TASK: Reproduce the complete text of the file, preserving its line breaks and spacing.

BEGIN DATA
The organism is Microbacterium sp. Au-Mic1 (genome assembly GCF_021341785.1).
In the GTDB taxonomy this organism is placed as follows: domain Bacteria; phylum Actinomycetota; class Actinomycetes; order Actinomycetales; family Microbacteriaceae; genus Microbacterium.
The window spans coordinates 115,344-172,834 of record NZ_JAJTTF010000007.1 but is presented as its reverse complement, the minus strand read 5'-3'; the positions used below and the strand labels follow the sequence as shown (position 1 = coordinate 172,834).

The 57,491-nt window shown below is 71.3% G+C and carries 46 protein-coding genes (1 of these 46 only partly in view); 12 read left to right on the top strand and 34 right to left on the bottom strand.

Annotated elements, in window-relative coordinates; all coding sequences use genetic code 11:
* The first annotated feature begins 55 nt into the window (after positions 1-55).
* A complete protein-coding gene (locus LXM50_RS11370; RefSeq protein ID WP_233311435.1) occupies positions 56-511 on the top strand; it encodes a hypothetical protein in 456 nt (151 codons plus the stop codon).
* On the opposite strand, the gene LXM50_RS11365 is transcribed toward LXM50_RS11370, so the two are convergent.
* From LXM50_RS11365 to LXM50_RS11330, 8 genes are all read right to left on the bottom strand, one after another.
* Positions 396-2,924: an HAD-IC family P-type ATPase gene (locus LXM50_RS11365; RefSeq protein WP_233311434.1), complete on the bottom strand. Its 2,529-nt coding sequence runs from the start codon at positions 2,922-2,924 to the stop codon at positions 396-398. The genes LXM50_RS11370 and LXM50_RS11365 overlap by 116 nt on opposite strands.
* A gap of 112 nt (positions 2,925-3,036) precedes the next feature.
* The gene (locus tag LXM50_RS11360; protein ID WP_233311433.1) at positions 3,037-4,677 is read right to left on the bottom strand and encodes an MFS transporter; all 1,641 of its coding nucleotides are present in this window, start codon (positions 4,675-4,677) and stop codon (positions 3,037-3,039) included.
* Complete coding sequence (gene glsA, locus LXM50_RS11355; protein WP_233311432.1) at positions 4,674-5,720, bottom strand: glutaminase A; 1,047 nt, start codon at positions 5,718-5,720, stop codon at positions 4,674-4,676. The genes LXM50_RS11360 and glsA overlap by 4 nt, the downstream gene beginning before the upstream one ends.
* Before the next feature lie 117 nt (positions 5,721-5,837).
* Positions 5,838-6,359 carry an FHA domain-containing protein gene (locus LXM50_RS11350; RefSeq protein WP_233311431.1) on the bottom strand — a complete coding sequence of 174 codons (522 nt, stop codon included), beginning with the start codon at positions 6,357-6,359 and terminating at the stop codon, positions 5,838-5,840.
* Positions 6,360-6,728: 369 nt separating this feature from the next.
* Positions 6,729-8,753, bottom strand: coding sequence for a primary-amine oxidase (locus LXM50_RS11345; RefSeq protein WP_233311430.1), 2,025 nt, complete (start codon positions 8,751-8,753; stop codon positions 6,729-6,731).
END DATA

The organism is Microbacterium sp. Au-Mic1 (genome assembly GCF_021341785.1).
In the GTDB taxonomy this organism is placed as follows: domain Bacteria; phylum Actinomycetota; class Actinomycetes; order Actinomycetales; family Microbacteriaceae; genus Microbacterium.
The window spans coordinates 115,344-172,834 of record NZ_JAJTTF010000007.1 but is presented as its reverse complement, the minus strand read 5'-3'; the positions used below and the strand labels follow the sequence as shown (position 1 = coordinate 172,834).

The 57,491-nt window shown below is 71.3% G+C and carries 46 protein-coding genes (1 of these 46 only partly in view); 12 read left to right on the top strand and 34 right to left on the bottom strand.

Annotated elements, in window-relative coordinates; all coding sequences use genetic code 11:
* The first annotated feature begins 55 nt into the window (after positions 1-55).
* A complete protein-coding gene (locus LXM50_RS11370; RefSeq protein ID WP_233311435.1) occupies positions 56-511 on the top strand; it encodes a hypothetical protein in 456 nt (151 codons plus the stop codon).
* On the opposite strand, the gene LXM50_RS11365 is transcribed toward LXM50_RS11370, so the two are convergent.
* From LXM50_RS11365 to LXM50_RS11330, 8 genes are all read right to left on the bottom strand, one after another.
* Positions 396-2,924: an HAD-IC family P-type ATPase gene (locus LXM50_RS11365; RefSeq protein WP_233311434.1), complete on the bottom strand. Its 2,529-nt coding sequence runs from the start codon at positions 2,922-2,924 to the stop codon at positions 396-398. The genes LXM50_RS11370 and LXM50_RS11365 overlap by 116 nt on opposite strands.
* A gap of 112 nt (positions 2,925-3,036) precedes the next feature.
* The gene (locus tag LXM50_RS11360; protein ID WP_233311433.1) at positions 3,037-4,677 is read right to left on the bottom strand and encodes an MFS transporter; all 1,641 of its coding nucleotides are present in this window, start codon (positions 4,675-4,677) and stop codon (positions 3,037-3,039) included.
* Complete coding sequence (gene glsA, locus LXM50_RS11355; protein WP_233311432.1) at positions 4,674-5,720, bottom strand: glutaminase A; 1,047 nt, start codon at positions 5,718-5,720, stop codon at positions 4,674-4,676. The genes LXM50_RS11360 and glsA overlap by 4 nt, the downstream gene beginning before the upstream one ends.
* Before the next feature lie 117 nt (positions 5,721-5,837).
* Positions 5,838-6,359 carry an FHA domain-containing protein gene (locus LXM50_RS11350; RefSeq protein WP_233311431.1) on the bottom strand — a complete coding sequence of 174 codons (522 nt, stop codon included), beginning with the start codon at positions 6,357-6,359 and terminating at the stop codon, positions 5,838-5,840.
* Positions 6,360-6,728: 369 nt separating this feature from the next.
* Positions 6,729-8,753, bottom strand: coding sequence for a primary-amine oxidase (locus LXM50_RS11345; RefSeq protein WP_233311430.1), 2,025 nt, complete (start codon positions 8,751-8,753; stop codon positions 6,729-6,731).